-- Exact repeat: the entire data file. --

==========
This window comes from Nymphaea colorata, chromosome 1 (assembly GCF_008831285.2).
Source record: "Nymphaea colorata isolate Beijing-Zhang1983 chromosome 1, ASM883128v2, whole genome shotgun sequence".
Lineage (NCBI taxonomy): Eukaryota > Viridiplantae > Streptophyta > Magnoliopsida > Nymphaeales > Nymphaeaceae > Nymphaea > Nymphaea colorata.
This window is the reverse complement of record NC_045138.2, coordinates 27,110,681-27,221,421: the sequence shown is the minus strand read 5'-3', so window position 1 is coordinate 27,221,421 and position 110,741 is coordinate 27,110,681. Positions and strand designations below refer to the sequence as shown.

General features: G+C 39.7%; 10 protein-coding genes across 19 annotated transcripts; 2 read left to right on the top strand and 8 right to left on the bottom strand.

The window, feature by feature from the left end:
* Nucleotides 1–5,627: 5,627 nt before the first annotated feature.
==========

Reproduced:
This window comes from Nymphaea colorata, chromosome 1 (assembly GCF_008831285.2).
Source record: "Nymphaea colorata isolate Beijing-Zhang1983 chromosome 1, ASM883128v2, whole genome shotgun sequence".
Lineage (NCBI taxonomy): Eukaryota > Viridiplantae > Streptophyta > Magnoliopsida > Nymphaeales > Nymphaeaceae > Nymphaea > Nymphaea colorata.
This window is the reverse complement of record NC_045138.2, coordinates 27,110,681-27,221,421: the sequence shown is the minus strand read 5'-3', so window position 1 is coordinate 27,221,421 and position 110,741 is coordinate 27,110,681. Positions and strand designations below refer to the sequence as shown.

General features: G+C 39.7%; 10 protein-coding genes across 19 annotated transcripts; 2 read left to right on the top strand and 8 right to left on the bottom strand.

The window, feature by feature from the left end:
* Nucleotides 1–5,627: 5,627 nt before the first annotated feature.